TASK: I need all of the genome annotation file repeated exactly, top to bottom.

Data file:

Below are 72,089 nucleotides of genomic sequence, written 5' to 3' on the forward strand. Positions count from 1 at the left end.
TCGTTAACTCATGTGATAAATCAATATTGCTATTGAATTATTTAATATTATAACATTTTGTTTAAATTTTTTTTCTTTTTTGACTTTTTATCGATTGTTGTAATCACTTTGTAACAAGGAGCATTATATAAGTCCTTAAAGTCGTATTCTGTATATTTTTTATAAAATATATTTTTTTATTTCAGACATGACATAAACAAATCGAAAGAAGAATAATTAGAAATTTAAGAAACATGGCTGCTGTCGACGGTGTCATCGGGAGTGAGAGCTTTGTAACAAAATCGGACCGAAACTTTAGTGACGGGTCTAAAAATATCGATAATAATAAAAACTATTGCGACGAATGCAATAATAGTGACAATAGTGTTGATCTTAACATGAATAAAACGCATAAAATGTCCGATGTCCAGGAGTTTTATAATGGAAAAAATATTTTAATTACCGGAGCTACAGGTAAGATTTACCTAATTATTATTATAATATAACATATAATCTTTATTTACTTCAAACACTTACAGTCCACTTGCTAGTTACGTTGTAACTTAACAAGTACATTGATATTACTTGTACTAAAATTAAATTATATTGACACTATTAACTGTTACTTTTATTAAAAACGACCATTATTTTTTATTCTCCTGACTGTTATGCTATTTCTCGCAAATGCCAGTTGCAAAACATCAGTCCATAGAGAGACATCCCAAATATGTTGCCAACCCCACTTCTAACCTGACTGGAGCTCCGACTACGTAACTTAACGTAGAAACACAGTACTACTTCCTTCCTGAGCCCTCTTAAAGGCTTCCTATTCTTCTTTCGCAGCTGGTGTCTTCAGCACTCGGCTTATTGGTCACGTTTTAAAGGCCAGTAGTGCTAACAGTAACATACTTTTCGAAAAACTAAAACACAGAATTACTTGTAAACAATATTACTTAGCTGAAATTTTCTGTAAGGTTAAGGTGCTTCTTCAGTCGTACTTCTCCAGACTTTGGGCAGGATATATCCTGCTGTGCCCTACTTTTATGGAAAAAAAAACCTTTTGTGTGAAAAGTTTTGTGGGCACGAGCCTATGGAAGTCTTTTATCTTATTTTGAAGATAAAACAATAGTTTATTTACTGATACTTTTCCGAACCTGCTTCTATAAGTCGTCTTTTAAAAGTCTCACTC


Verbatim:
Below are 72,089 nucleotides of genomic sequence, written 5' to 3' on the forward strand. Positions count from 1 at the left end.
TCGTTAACTCATGTGATAAATCAATATTGCTATTGAATTATTTAATATTATAACATTTTGTTTAAATTTTTTTTCTTTTTTGACTTTTTATCGATTGTTGTAATCACTTTGTAACAAGGAGCATTATATAAGTCCTTAAAGTCGTATTCTGTATATTTTTTATAAAATATATTTTTTTATTTCAGACATGACATAAACAAATCGAAAGAAGAATAATTAGAAATTTAAGAAACATGGCTGCTGTCGACGGTGTCATCGGGAGTGAGAGCTTTGTAACAAAATCGGACCGAAACTTTAGTGACGGGTCTAAAAATATCGATAATAATAAAAACTATTGCGACGAATGCAATAATAGTGACAATAGTGTTGATCTTAACATGAATAAAACGCATAAAATGTCCGATGTCCAGGAGTTTTATAATGGAAAAAATATTTTAATTACCGGAGCTACAGGTAAGATTTACCTAATTATTATTATAATATAACATATAATCTTTATTTACTTCAAACACTTACAGTCCACTTGCTAGTTACGTTGTAACTTAACAAGTACATTGATATTACTTGTACTAAAATTAAATTATATTGACACTATTAACTGTTACTTTTATTAAAAACGACCATTATTTTTTATTCTCCTGACTGTTATGCTATTTCTCGCAAATGCCAGTTGCAAAACATCAGTCCATAGAGAGACATCCCAAATATGTTGCCAACCCCACTTCTAACCTGACTGGAGCTCCGACTACGTAACTTAACGTAGAAACACAGTACTACTTCCTTCCTGAGCCCTCTTAAAGGCTTCCTATTCTTCTTTCGCAGCTGGTGTCTTCAGCACTCGGCTTATTGGTCACGTTTTAAAGGCCAGTAGTGCTAACAGTAACATACTTTTCGAAAAACTAAAACACAGAATTACTTGTAAACAATATTACTTAGCTGAAATTTTCTGTAAGGTTAAGGTGCTTCTTCAGTCGTACTTCTCCAGACTTTGGGCAGGATATATCCTGCTGTGCCCTACTTTTATGGAAAAAAAAACCTTTTGTGTGAAAAGTTTTGTGGGCACGAGCCTATGGAAGTCTTTTATCTTATTTTGAAGATAAAACAATAGTTTATTTACTGATACTTTTCCGAACCTGCTTCTATAAGTCGTCTTTTAAAAGTCTCACTC